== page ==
Once you think they’ve pickled to your liking, just store them in a refrigerator for months!  How easy was that?!
 
Lisa Flannery
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Thank you everyone for the input. I’m not going to get discouraged! I will try again with your recommendations. THANK YOU!
 
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Common problems in fermenting.
#1- Something was in contact with the air.
Your old crock has a crack or chip where nasty bacteria resides.
Too much washing in chlorinated water killed off enough of your starter bacteria that something else took over.

I used a very simple recipe of 2 tablespoons sea salt dissolved in 1 quart water(cooled some), garlic, dill plants. Grape leaves because I had them but they aren't critical.
Cukes rinsed in rainwater or at least a sink of hot water, allowed to cool and off gas.
Refrigerate  a few days and they'll get crispy.

The crock, in this case glass, with a well fitting ceramic weight keeps everything submerged.
[URL=http://s828.photobucket.com/user/Indyyeti/media/zelipickleSMALL_zpsvzr7iitp.jpg.html
][/URL]

Weight closeup


After 3 days I pulled a couple of pickles out to test, not quite ready yet. Cloudy brine is normal.  I filled the hole with Mexican mini cukes and green beans.
 
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In addition to the things that have already been mentioned, I have a couple of other possible culprits.

If you didn't remove the blossom end of the cucumbers, they can end up soft.  I remove both ends to be safe.

If you cooked the pickles (used a hot brine, or canned them), they could get soft.

Sometimes cucumbers that are too old get bitter.  This could have impacted the taste.

Good luck on your next attempt!
 
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Roy, do you remember where you purchased your weights from?
 
Roy Hinkley
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Jessie Mellor wrote:Roy, do you remember where you purchased your weights from?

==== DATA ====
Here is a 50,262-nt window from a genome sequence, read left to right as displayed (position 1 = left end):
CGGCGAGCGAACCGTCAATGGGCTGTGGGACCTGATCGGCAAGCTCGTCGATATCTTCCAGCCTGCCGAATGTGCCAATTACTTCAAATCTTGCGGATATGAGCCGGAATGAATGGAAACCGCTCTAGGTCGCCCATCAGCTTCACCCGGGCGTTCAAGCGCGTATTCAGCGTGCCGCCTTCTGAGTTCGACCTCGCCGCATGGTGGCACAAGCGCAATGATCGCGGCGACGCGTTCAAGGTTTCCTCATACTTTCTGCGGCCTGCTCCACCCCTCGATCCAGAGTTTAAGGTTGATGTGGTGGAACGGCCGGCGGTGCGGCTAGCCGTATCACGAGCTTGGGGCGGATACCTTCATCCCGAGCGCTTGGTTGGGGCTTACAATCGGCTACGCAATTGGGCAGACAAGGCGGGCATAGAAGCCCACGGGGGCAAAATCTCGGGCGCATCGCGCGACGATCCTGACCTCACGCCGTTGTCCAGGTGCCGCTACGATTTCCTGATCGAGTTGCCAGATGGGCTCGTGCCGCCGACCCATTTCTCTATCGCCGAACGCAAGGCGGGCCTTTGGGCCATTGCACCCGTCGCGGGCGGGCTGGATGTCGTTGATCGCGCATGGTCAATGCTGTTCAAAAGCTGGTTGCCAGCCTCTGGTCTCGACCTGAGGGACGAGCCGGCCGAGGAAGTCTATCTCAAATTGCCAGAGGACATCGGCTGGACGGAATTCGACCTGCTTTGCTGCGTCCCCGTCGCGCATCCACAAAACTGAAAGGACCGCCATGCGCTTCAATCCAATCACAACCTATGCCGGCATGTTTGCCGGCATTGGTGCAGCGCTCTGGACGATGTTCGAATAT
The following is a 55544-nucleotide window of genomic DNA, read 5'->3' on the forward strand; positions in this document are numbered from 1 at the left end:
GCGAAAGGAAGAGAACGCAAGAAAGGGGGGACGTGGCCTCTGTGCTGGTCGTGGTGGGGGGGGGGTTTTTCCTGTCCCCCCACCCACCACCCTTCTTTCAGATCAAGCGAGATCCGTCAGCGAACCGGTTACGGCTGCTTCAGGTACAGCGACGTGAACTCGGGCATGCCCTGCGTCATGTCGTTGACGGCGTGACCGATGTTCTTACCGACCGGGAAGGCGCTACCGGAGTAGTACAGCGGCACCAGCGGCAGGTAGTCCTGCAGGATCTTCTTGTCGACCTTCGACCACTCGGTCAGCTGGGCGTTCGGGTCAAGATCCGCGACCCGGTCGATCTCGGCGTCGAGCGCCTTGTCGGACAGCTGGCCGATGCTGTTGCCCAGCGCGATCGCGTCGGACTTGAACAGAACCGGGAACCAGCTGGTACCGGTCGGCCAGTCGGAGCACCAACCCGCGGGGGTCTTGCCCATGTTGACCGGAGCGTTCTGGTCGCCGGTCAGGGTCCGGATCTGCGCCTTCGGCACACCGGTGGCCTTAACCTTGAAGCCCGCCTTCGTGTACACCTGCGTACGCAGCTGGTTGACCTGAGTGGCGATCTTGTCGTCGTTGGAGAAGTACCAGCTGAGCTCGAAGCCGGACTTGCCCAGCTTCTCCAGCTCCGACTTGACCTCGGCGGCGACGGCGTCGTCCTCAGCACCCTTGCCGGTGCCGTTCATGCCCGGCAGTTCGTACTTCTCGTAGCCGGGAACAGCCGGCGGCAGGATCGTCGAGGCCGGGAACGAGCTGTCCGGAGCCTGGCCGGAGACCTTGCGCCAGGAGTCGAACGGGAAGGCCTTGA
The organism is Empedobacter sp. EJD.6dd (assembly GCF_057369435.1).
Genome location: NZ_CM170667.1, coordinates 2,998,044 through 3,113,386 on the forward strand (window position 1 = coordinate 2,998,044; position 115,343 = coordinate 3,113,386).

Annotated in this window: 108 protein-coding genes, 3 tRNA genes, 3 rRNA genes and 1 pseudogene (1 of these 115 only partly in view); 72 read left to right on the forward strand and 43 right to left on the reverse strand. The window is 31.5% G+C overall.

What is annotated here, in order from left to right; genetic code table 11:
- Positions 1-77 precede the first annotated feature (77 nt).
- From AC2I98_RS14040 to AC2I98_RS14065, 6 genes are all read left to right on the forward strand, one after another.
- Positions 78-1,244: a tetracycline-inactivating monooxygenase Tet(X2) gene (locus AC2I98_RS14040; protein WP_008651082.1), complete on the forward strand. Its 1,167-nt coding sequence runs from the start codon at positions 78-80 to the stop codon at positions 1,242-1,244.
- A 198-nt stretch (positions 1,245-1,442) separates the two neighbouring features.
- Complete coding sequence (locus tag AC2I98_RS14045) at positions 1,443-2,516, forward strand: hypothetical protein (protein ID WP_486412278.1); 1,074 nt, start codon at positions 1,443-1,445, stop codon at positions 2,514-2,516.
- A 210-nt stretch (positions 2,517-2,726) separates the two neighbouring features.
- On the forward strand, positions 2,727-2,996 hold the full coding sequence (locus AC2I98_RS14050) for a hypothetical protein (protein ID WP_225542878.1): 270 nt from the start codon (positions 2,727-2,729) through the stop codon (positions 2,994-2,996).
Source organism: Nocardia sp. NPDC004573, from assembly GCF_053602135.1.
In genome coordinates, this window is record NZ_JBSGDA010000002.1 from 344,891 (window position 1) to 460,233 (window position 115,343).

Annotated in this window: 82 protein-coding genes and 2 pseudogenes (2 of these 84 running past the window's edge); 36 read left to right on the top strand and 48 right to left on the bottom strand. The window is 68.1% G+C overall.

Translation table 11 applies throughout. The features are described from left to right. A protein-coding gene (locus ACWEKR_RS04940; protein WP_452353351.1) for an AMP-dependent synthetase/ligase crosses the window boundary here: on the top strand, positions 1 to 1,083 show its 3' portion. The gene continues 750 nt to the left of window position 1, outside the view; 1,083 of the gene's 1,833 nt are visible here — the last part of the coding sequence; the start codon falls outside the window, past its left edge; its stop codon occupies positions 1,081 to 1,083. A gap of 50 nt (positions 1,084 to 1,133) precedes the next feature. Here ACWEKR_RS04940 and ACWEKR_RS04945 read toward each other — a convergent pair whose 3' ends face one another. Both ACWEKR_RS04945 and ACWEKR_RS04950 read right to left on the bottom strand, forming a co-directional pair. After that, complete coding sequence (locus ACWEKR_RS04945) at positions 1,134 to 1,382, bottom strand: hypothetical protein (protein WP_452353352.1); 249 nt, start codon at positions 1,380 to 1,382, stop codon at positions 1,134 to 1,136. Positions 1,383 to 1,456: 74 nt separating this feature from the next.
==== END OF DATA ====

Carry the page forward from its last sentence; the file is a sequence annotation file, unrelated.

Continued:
I do. I had them made. Are you interested?
 
Jessie Mellor
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Well, it kinda depends on what the cost would be.
 
Roy Hinkley
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PM sent.
 
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Interesting you say some cucumbers just won't pickle? I have tried & tried to store my cucamelons by pickling and they just go yuk. My most recent try I have them deep in quite a strong brine with a good cap of vine leaves and i can see a gammy mould forming already after 4 days. Any ideas on how I can store these little things?
thanks
 
Joylynn Hardesty
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Are your Mexican mini cukes the same thing as sour gherkins, aka mouse melons? I'm growing those for the first time this year. I wondered if they might do well as pickles.
 
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Lisa,

There are some good responses here. I started out doing open fermentation (crock or similar) and had mixed success. Once I switched to a closed fermentation method, similar to homebrewing, my success rate went up drastically and the pickles tasted so much cleaner and better. I've used Pickl-it jars with good success but they are rather expensive. There are other mason jar based systems that are much less expensive, and we've made home-made ones by drilling into mason jar lids and fitting the lid with an airlock.  The main process is to use an airlock in a closed jar of some type. This allows the CO2 from fermentation to escape, and not allow air and all the bacteria and mold spores in. The CO2 also fills the air space above the liquid, which prevents the growth of mold and bacteria that require oxygen. It's a lot less work too since there is no skimming or tending. You just let them sit and bubble away for days/weeks.